Inclusive Conference Planning

Early last year, the International Security Studies Section of the International Studies Association (ISA) conducted a survey to analyze how they could recruit and retain new members, promote their field in academia and best assist the career development of their members. The results showed a disturbing pattern—significant numbers of the respondents (and those are the people who are members and responded, not the people who left) felt unwelcome at the conference, had negative experiences and had the impression that the organization was not supportive to women and minorities.

This is a no way to run a 21st century professional meeting. Or lecture series. Or hiring pool.

None of us can single-handedly solve structural inequities, but individual actions can work to make our meetings, panels and auxiliary activities like hiring colleagues, choosing keynotes speakers and recruiting new members more inclusive and healthier for the profession. Conferences are a great place to see your grad school colleagues, but by reaching out a little further, you can both benefit your own work with exposure to new perspectives, approaches and resources, as well as make for a session that builds networks and context. It takes some legwork and time but imagine a panel in which you are doing the operational aspect of a battle and can locate someone who takes on a public history aspect of it like memorialization and a different colleague who looks at its impact on the Indigenous people of the region. Panels that draw from a diverse group of scholars—from different demographics, types of institutions, working from a whole spectrum of approaches make for intellectually stimulating results.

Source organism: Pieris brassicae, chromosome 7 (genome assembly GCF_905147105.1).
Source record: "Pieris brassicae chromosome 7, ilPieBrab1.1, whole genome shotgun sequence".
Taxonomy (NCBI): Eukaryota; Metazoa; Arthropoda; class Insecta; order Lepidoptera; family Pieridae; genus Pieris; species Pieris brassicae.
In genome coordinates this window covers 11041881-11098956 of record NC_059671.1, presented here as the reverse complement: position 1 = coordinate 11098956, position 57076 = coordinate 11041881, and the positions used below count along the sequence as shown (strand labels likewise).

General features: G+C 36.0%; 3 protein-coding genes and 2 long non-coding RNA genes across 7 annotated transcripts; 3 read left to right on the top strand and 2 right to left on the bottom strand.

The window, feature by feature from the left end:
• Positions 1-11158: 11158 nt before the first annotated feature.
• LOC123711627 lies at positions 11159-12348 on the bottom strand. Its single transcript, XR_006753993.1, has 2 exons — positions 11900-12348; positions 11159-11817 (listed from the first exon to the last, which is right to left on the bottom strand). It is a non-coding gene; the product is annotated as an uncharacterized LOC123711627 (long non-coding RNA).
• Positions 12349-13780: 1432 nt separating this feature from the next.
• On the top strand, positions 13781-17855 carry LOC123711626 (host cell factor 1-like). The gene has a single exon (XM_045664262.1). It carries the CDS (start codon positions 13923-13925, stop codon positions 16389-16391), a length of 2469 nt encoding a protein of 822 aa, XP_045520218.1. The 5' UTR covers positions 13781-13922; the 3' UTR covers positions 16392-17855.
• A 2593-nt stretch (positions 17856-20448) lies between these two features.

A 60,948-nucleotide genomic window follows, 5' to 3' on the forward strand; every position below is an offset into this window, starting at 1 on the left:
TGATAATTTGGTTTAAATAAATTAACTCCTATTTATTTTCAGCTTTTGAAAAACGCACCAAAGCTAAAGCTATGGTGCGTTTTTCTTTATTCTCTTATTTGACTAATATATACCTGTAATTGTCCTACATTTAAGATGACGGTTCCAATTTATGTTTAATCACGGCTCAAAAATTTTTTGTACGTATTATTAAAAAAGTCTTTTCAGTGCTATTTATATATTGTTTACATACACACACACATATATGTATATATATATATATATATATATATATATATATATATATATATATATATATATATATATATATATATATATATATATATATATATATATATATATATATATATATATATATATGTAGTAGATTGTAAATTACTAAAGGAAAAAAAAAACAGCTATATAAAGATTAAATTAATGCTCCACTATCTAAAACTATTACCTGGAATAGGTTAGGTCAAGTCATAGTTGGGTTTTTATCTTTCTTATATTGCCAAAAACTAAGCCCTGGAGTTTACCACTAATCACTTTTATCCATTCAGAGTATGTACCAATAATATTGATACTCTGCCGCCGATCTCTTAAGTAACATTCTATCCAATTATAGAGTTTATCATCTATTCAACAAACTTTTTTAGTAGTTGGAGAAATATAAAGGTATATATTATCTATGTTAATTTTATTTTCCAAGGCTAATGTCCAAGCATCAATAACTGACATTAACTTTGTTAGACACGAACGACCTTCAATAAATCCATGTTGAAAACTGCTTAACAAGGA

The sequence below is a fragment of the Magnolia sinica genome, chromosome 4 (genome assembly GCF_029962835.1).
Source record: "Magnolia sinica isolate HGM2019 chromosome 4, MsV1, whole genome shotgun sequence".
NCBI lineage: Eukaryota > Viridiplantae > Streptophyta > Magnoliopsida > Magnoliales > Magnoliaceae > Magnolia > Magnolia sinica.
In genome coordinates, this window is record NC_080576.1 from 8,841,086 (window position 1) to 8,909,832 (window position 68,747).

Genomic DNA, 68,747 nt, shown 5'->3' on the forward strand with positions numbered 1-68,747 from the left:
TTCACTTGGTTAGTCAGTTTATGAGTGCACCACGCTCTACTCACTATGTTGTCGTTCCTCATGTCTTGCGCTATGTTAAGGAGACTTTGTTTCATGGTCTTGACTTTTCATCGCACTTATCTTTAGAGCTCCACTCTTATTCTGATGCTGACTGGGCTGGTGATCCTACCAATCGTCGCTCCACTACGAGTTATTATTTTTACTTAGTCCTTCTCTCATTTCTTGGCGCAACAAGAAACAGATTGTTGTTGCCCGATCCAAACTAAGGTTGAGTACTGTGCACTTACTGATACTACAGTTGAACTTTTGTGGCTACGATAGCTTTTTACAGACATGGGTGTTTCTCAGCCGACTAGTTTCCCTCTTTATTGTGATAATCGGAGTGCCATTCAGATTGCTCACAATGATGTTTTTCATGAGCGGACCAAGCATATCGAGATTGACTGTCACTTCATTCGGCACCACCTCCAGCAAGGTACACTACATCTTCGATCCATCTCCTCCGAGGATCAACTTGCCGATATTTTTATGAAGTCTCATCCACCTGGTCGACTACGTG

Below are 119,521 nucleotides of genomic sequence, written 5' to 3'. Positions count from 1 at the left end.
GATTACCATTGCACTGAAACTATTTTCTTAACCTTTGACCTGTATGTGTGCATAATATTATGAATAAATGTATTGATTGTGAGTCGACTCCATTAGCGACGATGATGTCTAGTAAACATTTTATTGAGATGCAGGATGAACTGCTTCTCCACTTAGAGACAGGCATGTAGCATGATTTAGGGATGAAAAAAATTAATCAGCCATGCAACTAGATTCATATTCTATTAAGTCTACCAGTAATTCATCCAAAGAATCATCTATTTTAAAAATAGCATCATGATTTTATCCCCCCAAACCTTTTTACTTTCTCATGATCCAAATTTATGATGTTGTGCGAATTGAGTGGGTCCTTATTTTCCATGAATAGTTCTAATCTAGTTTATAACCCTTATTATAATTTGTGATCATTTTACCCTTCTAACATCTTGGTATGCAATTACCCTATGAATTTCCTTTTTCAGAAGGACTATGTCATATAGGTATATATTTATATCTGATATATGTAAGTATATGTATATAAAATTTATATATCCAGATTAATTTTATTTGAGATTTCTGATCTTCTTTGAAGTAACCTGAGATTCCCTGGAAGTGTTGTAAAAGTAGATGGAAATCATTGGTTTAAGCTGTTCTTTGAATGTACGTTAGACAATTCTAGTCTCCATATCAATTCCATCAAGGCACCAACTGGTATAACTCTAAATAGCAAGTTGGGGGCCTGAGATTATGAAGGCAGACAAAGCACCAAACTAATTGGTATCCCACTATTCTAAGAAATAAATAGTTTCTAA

These are some links to membership directories and ways to find expertise. For those sibling organizations without list of people, you may request to have messages posted to their social media or mailing list.

This is not an encyclopedic list, and additions are welcome:

State and Local Historical Societies are a rich source of experts working in local archives, public history, education outreach and on military history subjects (Bonus: you might find out about a cache of things you did not know existed). These are some examples with interesting military “hooks”:
Stacks Image 7